Against the backdrop of trying to adjust market expectations of a first rate hike into alignment with the
BoEs preferences, Carney threw in one more curious little nugget at his press conference; something
no strong economy should be withoutthe idea of potentially negative rates:
If we ever needed to, we could cut interest rates again
A familiar coordinated refrain from SPECTRE operatives of late as you can see:
(Reuters): The Federal Reserve would consider pushing interest rates below zero if the U.S.
economy took a serious turn for the worse, Fed Chair Janet Yellen said on Wednesday.

20

Things that make you go

Potentially anything - including negative interest rates - would be on the table. But we
would have to study carefully how they would work here in the U.S. context, Yellen told a
House of Representatives committee.
This would happen if the economy were to deteriorate in a significant way, she said,
adding that she believed negative rates would have some at least modest favorable effect
on banks incentives to lend.
Whilst desperately trying to bolster confidence in their own domestic economies, fear over
lower global growth percolates every official communication from SPECTRE operatives
around the world.
Strong economy + negative interest rates = SPECTREVISION.
There are clear discrepancies between the story SPECTRE are trying to sell to the public and the
data they are seeing coming down the pipe but because of the actions they have taken over the last
decade or so, they find themselves in the unenviable
France: Unemploment Rate
position of requiring absolute faith in their abilities to be
2000 - 2015
11
maintained otherwise their plans for the global economy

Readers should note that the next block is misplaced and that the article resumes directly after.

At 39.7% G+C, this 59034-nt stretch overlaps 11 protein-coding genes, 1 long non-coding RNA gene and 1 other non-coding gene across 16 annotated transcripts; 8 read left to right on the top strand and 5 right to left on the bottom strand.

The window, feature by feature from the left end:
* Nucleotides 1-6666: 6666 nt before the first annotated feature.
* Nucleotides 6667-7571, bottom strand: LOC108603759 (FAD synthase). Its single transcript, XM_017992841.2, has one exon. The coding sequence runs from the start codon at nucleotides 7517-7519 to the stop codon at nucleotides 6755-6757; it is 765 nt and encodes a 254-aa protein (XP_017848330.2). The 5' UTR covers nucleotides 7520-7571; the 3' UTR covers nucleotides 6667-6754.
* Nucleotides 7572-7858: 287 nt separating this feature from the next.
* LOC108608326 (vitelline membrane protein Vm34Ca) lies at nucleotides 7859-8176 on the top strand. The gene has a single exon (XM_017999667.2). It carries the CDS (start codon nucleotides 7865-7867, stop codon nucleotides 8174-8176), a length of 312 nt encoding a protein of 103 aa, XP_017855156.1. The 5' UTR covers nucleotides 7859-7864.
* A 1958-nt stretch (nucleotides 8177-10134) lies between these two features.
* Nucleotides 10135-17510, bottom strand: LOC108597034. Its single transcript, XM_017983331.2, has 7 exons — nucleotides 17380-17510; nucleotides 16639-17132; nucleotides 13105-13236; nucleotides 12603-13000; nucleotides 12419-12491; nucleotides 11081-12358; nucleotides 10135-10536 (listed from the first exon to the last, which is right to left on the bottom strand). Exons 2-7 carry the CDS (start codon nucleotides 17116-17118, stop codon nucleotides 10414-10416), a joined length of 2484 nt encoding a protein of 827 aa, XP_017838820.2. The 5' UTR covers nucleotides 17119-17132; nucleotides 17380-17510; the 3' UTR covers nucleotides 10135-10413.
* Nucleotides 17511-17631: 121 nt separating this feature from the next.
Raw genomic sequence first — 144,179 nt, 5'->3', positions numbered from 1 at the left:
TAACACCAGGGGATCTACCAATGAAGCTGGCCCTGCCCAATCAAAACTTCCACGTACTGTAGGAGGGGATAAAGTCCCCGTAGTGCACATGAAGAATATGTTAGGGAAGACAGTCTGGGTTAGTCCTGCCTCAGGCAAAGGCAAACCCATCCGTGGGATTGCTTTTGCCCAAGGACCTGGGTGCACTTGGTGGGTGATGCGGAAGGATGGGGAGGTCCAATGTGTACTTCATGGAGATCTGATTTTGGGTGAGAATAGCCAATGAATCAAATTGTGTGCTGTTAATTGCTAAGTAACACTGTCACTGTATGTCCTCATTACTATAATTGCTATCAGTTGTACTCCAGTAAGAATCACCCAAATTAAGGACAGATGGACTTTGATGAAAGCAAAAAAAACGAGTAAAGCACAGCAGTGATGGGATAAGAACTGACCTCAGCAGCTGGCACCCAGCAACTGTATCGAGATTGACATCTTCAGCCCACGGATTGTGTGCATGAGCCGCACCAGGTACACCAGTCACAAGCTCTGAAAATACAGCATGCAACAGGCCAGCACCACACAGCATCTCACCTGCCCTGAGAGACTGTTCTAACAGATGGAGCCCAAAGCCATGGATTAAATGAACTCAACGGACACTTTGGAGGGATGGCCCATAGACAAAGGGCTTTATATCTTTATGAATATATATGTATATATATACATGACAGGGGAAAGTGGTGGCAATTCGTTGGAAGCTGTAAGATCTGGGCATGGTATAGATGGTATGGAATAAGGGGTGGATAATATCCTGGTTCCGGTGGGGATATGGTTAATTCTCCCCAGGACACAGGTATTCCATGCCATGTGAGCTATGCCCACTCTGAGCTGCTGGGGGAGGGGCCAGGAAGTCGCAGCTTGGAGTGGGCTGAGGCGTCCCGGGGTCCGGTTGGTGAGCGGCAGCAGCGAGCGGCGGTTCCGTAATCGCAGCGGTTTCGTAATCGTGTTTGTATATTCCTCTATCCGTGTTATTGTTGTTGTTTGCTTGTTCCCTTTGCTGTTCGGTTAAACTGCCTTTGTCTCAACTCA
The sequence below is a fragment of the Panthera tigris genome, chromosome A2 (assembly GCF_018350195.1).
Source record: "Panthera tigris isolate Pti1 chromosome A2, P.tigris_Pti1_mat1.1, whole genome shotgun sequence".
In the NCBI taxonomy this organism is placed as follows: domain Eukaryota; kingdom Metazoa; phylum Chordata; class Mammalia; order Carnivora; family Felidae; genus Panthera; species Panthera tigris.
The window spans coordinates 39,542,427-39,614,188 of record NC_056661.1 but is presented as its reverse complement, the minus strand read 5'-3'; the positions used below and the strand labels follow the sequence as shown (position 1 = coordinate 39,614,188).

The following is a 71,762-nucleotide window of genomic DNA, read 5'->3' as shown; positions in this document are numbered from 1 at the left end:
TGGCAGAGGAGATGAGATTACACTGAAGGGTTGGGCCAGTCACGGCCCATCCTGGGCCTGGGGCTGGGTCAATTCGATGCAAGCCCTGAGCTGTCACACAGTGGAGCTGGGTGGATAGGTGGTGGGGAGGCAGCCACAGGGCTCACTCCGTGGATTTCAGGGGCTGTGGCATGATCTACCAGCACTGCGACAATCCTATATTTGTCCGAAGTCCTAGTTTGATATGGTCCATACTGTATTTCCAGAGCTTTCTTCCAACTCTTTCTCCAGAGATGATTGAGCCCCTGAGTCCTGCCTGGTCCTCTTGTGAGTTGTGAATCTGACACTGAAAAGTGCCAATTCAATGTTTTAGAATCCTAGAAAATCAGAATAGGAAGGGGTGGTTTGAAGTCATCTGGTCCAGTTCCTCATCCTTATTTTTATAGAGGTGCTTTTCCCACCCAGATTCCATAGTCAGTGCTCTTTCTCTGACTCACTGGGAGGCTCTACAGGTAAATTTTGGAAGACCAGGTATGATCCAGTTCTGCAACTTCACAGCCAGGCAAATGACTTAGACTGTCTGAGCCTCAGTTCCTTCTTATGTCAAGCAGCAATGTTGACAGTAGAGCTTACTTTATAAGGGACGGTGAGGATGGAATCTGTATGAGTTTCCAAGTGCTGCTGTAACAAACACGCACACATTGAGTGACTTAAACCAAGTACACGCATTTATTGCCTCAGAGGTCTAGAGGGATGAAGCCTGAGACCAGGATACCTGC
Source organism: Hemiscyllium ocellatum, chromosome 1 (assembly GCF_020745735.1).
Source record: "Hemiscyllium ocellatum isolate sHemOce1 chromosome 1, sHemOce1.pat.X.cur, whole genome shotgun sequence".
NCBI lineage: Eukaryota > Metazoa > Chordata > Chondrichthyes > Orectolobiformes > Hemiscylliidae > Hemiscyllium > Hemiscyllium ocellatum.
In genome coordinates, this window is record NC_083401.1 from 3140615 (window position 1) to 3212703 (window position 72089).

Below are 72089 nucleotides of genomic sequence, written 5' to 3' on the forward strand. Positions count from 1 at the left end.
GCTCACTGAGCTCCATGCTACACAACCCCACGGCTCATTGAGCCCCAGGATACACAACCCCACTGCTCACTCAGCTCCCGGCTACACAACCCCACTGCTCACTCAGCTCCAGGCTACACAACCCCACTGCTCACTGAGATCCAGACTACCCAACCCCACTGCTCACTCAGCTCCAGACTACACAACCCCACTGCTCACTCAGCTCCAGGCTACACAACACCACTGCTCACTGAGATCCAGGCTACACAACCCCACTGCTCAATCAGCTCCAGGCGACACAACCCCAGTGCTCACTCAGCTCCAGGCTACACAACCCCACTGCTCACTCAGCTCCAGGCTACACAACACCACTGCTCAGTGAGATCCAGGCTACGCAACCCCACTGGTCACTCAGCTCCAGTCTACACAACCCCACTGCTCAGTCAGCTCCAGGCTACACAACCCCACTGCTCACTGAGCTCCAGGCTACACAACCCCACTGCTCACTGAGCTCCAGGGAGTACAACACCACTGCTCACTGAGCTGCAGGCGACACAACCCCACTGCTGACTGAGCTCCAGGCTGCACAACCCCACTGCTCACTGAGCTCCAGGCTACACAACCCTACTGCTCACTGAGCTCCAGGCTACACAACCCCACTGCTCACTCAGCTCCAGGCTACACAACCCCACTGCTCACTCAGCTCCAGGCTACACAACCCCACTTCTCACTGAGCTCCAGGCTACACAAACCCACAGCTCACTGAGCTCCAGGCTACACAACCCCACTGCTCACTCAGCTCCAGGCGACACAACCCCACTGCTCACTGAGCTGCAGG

will be foiled.
10

We could carry on down the list of the worlds projected


top economies for 2030 to number 8, but that would
merely take us to France, the socialist basketcase
European powerhouse whose unemployment rate wont
fall below 10% and whose budget deficit is forecast to
miss EU targets this year, next year and again in 2017
(and this after a fresh two-year respite period being
granted by Brussels). In 9th spot we find Canada,
another resource-dependent nation with the added
bonus of a housing bubble and whose citizens owe
$1.67 in debt for every dollar of income they generate
and, at number 10, there is Russia who.... oh for
goodness sake...there just isnt time.

7
2000

2001

2002

2003

2004

2005

2006

2007

2008

2009

2010

2011

2012

2013

2014

2015

Source: Bloomberg

Canada: Household Debt to Income


1995 - 2015

168

158

148

138

The bottom line is this: No matter which way you cut it,
SPECTREs attempts to resuscitate the global economy
(even if they are trying to do it on a localized basis) are
becoming increasingly more desperate and increasingly
more likely to end in failure of some sortlikely total.

128

118

108

98
1995

2000

2005

2010

2015
Source: Statistics Canada/Bloomberg

21

Things that make you go

Recessions are NEEDED in so many countries that have binged on debt for decades on end that the
denouement of this sorry episode is all but baked in the cakebut that will never deter SPECTRE as
long as they can maintain belief in their capabilities. In order to stave off those recessions, the money
spigots are wide open, negative rates are very much on the table and fresh rounds of stimulus will be
applied as and when necessary.
Willem Buiter and Nouriel Roubini have recently joined the chorus of respected economists issuing
warnings of the rising chance of a global recession but one man who has drunk so much of the KoolAid hes virtually turned blue is Ambrose Evans-Pritchard and, while his thesis is based on his firm
embrace of Keynesian claptrap economics, its worth hearing him out (youll find the full article on
page 25):
(UK Daily Telegraph): The eurozone is no longer hurtling into a 1930s deflationary vortex. A
trifecta of cheap money, cheap oil and a cheap euro have entirely changed the landscape,
and now the European Central Bank seems curiously determined to push stimulus yet
further by doubling down on QE. Central banks are strange animals, pro-cyclical by nature.
The monetary results are already clear. The narrow M1 measure of cash and checking
accounts - watched as an early warning indicator of short-term spending - rose at an
explosive pace of 11.7pc in September. Lending is at last picking up.
For those who dismiss monetarism as akin to voodoo or soothsaying, the story is much the